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On Section 230 and Instagram's child pornography problem
The White House and social media companies care more about censoring views they don't like than the facilitation of child porn - and rape - on their platforms
Instagram has a problem with child sexual abuse.
Instagram - and its parent company, Meta Platforms, which also owns Facebook - do not seem to care.
The Wall Street Journal ran a devastating piece today on child pornography and rape networks that Instagram does not merely tolerate but facilitates.
(INFORMATION AND ANALYSIS YOU WON’T GET ANYWHERE ELSE. AND THAT’S THE TRUTH.)
The piece is filled with ugly revelations from top to bottom. Near its end the reporters report “Instagram’s [automated] suggestions were helping to rebuild [a pedophile] network that the platform’s own safety staff was in the middle of trying to dismantle.”
Even worse, they reveal that Instagram would allow users to see posts it knew might be harmful or illegal, after a short warning:
(“See results anyway.” Unbelievable but true, this is real:)
I’d call the piece an expose, except other outlets have run similar attacks on Instagram’s enabling of child sexual abuse for years, without any effective response from Instagram, Meta, or Facebook. If anything, the problem appears to have worsened since 2020, when school closures left children prey for abusive adults.
The Journal article makes clear that the problem is not that the users posting this content are sophisticated or technologically savvy. They are not using encryption or even trying very hard to hide the content:
The pedophilic accounts on Instagram mix brazenness with superficial efforts to veil their activity, researchers found. Certain emojis function as a kind of code, such as an image of a map—shorthand for “minor-attracted person”—or one of “cheese pizza,” which shares its initials with “child pornography.”
The users don’t try harder to hide what they’re doing because they can’t - they’re chasing new buyers and users. Instagram’s virtue for them is that it is wide-open.
But why doesn’t Instagram try harder?
Assuming the answer is not that Meta and Instagram are run by a pedophile cabal - and let’s all hope that’s not the answer - the reason is that they don’t have to. The previous stories generated a day or two of bad press and then vanished.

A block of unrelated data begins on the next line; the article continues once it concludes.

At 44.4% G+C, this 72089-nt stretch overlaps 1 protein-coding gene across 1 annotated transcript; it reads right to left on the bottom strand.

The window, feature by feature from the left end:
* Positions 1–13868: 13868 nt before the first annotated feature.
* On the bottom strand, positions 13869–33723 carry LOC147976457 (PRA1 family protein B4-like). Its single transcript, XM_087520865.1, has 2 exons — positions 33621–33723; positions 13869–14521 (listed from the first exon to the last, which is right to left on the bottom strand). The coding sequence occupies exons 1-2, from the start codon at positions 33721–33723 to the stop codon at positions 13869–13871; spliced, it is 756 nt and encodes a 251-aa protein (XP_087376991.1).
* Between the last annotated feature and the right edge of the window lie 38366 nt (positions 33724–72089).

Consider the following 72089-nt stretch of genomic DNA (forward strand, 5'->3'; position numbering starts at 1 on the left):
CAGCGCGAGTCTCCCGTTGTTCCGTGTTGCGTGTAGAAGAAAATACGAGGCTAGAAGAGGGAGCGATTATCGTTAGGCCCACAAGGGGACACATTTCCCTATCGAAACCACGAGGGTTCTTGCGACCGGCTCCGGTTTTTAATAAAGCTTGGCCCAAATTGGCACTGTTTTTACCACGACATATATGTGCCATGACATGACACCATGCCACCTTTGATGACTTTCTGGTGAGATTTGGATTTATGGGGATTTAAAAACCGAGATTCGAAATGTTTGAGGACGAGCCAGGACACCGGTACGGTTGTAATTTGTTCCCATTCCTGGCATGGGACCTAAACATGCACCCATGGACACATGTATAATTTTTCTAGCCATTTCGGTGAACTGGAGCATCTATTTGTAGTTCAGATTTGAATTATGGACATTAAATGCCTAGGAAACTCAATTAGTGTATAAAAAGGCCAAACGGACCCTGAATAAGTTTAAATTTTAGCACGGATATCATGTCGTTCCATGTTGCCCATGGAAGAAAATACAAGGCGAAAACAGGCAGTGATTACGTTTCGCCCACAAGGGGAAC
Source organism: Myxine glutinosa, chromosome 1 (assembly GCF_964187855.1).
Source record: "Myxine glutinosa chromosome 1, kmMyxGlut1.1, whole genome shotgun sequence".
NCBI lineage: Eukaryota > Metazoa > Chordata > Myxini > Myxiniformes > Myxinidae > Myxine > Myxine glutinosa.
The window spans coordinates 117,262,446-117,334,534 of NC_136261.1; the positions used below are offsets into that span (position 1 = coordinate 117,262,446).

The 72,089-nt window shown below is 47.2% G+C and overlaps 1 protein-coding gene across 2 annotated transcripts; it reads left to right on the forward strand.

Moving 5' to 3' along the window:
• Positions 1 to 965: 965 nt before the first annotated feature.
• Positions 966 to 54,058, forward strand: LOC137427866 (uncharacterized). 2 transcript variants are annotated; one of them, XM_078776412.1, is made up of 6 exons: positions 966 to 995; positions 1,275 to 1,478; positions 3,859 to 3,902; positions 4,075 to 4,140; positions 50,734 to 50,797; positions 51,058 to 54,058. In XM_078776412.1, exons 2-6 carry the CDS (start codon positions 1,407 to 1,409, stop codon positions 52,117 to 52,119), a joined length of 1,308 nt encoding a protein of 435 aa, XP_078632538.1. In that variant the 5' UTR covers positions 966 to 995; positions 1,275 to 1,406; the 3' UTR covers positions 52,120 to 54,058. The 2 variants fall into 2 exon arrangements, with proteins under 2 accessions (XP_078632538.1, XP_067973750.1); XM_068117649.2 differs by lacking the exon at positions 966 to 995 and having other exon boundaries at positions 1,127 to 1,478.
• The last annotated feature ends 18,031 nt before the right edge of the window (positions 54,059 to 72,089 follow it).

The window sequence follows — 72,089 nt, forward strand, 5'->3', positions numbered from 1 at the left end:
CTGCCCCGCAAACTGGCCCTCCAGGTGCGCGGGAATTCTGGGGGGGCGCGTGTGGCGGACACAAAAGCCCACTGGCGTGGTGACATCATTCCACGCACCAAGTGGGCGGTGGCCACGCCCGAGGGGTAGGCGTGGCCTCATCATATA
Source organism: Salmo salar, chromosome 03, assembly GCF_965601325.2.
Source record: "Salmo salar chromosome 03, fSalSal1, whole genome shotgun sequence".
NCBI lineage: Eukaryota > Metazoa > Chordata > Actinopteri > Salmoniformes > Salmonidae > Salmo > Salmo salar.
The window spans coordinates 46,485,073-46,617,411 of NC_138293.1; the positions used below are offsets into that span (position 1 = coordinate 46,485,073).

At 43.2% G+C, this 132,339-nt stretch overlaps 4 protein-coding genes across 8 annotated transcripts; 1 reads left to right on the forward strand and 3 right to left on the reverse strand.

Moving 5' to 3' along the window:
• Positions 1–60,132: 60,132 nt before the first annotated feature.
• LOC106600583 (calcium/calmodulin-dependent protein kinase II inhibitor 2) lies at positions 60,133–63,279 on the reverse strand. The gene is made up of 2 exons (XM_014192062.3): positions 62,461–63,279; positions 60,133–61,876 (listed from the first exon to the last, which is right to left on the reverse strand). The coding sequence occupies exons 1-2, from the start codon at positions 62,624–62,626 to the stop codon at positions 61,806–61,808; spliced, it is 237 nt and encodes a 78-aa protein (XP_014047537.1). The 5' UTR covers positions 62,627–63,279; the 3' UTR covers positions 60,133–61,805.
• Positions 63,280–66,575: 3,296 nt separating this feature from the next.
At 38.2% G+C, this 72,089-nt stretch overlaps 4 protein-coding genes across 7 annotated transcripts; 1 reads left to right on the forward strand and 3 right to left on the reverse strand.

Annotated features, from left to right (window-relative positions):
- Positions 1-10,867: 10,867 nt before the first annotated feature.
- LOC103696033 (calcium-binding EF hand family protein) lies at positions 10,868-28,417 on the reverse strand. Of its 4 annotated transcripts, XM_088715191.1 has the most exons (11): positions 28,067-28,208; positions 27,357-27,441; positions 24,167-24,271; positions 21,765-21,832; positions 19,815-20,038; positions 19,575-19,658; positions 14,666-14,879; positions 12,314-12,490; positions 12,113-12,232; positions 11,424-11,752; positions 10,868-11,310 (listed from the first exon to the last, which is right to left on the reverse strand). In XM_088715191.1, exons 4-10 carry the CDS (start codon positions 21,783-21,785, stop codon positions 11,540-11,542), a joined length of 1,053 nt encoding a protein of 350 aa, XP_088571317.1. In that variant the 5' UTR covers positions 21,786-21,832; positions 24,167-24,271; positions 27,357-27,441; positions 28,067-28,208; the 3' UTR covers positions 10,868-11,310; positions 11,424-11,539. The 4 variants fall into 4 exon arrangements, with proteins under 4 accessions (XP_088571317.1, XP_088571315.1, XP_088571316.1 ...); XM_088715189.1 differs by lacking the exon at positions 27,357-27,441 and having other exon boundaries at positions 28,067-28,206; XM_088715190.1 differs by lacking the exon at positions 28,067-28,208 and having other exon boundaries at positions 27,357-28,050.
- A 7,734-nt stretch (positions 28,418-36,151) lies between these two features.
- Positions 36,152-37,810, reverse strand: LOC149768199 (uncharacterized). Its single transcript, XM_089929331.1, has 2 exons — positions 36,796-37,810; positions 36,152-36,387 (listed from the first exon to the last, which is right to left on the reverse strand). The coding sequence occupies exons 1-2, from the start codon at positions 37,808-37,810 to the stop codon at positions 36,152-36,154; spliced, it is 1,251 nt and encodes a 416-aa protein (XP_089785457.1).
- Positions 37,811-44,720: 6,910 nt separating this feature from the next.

Meanwhile, Section 230 of the Communications Decency Act, the infamous Section 230, gives social media companies essentially complete immunity for user-generated content.
Even a 2018 law called the Fight Online Sex Trafficking Act - which, as its name implies, is meant to increase the legal liability companies faced - has hardly pierced 230’s legal veil.
Last year, the federal 9th Circuit dismissed a claim from women who said the bulletin-board site Reddit had allowed images of them being abused as minors. And on May 30, the Supreme Court declined to hear the case - again refusing to set any limits on Section 230 and the protection it gives the companies.
(Smile for the camera, kiddo!)
This issue incenses me not just because I have three kids but because I know personally social media platforms can move quickly to ban content when it bothers them. Instagram has repeatedly taken down posts of mine that are nothing more than screenshots of my Substack articles reporting on the mRNAs.
Instead of putting the same effort into stopping child pornography and even use of its network to set up real-world physical sexual abuse of minors, Facebook and Instagram appear to be doing the minimum possible, relying on automated systems that match images to an existing database of child sexual abuse photos and videos.
Facebook may have concluded that using human moderators to examine images and hash tags would expose them to legal liability for pornography. Worse, it may have decided that setting strict automated limits would risk making it harder for bikini models who have some of Instagram’s largest audiences to post new glamour shots.
(21,559 likes. Willow Hand is 24, but you get the point. So does panda_wants_gummibears.)
The great irony here is that Section 230 explicitly allows for social media companies to move against sexually abusive content - its section C(2) allows for bans of “obscene” material in “good faith.”
But the companies would rather rely on the broader protections the federal 9th Circuit and other courts have said the law’s section C(1) gives them. Courts interpret 230 as allowing the companies both to censor content and users whenever they like and avoid any liability for the content they do allow.
They have the best of both worlds, and they use it. At this point, unless the Supreme Court restricts Section 230, it now seems that only boycotts and possibly legal and Congressional investigations of top executives will cause Meta and Instagram to tighten their rules against pedophiles.
Legal immunity is a hell of a drug.